8. This quote is sometimes attributed to English clergyman Richard Baxter (1615-1691), although its source is Puritan martyr John Bradford (1510-1555). While in prison, Bradford watched criminals go to their execution and exclaimed, “But for the grace of God there goes John Bradford” (The Writings of John Bradford [Cambridge: University Press, 1853], p. xliii).

9. C. G. Jung, Modern Man in Search of a Soul, pp. 234-235, 237.

10. Psychologist Carl R. Rogers stressed that effective client-centered therapy was enhanced “if the counselor creates a warm and permissive atmosphere in which the individual is free to bring out any attitudes and feelings which he may have, no matter how unconventional, absurd, or contradictory these attitudes may be” (Rogers, “Significant Aspects of Client-Centered Therapy,” American Psychologist 1 [October 1946]: 416).

11. King wrote the main body of this document in pencil. This concluding section was written in pen.

12. Buttrick, The Parables of Jesus, p. 88: “He used the word ‘God,’ but it was only a glance in the general direction of heaven to prelude a paean of self-praise. He first congratulated himself on his virtues of omission.”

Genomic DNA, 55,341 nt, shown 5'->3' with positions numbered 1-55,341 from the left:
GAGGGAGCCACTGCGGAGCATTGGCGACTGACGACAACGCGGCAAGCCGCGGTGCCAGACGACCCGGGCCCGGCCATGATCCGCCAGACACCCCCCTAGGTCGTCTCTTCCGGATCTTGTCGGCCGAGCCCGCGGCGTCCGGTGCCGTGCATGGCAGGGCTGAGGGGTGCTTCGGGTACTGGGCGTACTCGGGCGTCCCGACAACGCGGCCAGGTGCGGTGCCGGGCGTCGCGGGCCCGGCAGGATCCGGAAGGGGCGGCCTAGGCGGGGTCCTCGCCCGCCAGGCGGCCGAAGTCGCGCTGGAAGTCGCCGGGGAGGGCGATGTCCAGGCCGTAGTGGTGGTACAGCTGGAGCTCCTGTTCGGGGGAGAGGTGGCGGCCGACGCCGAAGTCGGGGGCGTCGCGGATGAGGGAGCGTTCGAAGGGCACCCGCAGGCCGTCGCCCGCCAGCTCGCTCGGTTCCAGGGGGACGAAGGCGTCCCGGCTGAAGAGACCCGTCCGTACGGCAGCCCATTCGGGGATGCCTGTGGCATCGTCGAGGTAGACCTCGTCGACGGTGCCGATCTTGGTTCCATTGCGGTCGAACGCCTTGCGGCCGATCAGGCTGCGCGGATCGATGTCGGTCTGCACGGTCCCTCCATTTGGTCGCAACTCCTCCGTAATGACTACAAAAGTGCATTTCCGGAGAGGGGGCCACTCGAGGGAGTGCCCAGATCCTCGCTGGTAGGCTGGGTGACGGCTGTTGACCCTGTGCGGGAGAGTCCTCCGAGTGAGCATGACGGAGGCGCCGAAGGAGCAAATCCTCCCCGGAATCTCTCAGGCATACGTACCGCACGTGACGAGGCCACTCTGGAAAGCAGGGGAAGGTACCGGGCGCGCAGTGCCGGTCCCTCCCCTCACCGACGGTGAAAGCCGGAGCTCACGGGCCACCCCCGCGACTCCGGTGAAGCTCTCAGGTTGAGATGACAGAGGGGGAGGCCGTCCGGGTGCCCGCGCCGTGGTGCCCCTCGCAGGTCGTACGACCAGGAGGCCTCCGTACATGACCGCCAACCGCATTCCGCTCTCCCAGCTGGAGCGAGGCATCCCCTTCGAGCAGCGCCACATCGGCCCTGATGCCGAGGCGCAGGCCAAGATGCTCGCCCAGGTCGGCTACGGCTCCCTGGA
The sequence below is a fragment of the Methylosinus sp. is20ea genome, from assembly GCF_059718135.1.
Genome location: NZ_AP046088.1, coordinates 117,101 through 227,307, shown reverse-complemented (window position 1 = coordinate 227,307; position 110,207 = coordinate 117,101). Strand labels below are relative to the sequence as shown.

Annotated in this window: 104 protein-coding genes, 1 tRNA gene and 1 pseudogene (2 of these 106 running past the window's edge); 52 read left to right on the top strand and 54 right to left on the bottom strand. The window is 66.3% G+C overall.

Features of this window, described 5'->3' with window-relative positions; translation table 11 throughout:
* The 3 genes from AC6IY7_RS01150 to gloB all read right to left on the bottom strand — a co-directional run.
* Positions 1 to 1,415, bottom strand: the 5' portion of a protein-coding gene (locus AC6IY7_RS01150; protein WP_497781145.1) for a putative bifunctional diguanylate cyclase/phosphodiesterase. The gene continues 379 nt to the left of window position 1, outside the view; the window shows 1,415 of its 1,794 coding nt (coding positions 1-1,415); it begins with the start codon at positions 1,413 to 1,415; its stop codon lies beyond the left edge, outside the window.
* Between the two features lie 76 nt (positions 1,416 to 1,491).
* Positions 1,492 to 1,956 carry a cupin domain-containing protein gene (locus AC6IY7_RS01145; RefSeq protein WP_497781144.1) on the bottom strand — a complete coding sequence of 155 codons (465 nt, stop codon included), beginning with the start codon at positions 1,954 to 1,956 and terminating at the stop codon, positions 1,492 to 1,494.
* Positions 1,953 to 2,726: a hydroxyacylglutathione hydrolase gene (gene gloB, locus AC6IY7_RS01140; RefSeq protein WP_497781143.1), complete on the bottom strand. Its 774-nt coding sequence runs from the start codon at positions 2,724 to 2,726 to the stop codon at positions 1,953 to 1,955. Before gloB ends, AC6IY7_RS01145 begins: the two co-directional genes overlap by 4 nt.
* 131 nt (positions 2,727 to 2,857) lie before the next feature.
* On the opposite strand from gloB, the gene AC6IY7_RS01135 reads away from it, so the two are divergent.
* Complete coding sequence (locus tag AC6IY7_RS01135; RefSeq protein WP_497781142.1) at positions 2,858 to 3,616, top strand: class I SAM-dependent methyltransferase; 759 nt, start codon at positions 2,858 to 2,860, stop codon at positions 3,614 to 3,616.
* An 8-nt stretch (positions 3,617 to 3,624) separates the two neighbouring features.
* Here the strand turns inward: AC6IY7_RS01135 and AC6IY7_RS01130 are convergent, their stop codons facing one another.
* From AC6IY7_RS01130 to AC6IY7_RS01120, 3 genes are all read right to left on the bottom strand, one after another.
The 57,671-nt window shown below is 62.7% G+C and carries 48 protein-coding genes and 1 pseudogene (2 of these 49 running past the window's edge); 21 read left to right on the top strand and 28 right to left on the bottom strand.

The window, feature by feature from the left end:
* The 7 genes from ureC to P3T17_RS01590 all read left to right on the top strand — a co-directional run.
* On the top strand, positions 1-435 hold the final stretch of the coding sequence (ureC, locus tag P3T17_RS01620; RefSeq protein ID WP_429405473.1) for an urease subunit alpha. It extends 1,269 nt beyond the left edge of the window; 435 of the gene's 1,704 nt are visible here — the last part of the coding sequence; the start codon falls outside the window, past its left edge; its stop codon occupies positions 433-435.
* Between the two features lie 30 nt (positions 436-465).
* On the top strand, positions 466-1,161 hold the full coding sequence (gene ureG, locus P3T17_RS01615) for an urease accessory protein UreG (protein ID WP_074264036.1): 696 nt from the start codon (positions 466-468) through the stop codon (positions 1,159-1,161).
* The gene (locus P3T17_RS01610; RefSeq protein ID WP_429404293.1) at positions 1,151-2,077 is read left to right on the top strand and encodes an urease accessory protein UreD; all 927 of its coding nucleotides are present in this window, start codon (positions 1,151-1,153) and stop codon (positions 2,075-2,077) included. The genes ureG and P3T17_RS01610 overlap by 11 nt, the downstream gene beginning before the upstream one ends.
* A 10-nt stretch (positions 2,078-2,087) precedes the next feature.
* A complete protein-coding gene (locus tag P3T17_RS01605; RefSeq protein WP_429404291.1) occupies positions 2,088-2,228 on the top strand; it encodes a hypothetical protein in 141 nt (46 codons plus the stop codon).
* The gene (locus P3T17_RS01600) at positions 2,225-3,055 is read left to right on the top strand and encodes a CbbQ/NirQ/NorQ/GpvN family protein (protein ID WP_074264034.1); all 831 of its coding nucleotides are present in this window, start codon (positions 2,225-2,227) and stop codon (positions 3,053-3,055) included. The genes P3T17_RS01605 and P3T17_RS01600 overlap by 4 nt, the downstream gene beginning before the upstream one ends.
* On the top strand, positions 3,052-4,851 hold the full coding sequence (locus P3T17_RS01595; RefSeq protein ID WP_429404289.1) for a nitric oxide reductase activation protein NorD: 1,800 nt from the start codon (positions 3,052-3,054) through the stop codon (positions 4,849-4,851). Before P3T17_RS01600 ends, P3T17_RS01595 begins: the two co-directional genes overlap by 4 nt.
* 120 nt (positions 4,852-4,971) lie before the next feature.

13. Buttrick, The Parables of Jesus, p. 89: “His abstentions from wrong having been listed, the Pharisee next informed heaven of his virtues of commission. … His virtue was negative! His goodness was mummery!”

14. Buttrick, The Parables of Jesus, p. 88: “The Pharisee's virtue was so cankered by pride that it was almost rotten.”

15. Buttrick, The Parables of Jesus, p. 89: “He ‘stood afar off’ as one unworthy to be the neighbor of a righteous man.”

16. Buttrick, The Parables of Jesus, p. 89: “The Publican by his own confession was infamously separated from all others by his sin.”

17. Buttrick, The Parables of Jesus, pp. 89-90: “Then the terse conclusion of the matter: … ‘I say unto you. This man went down to his house justified rather than the other.’”

Source: 

CSKC-INP, Coretta Scott King Collection, In Private Hands: Sermon file, folder 59, “Pride Versus Humility (Parable of Publican and Pharisee).”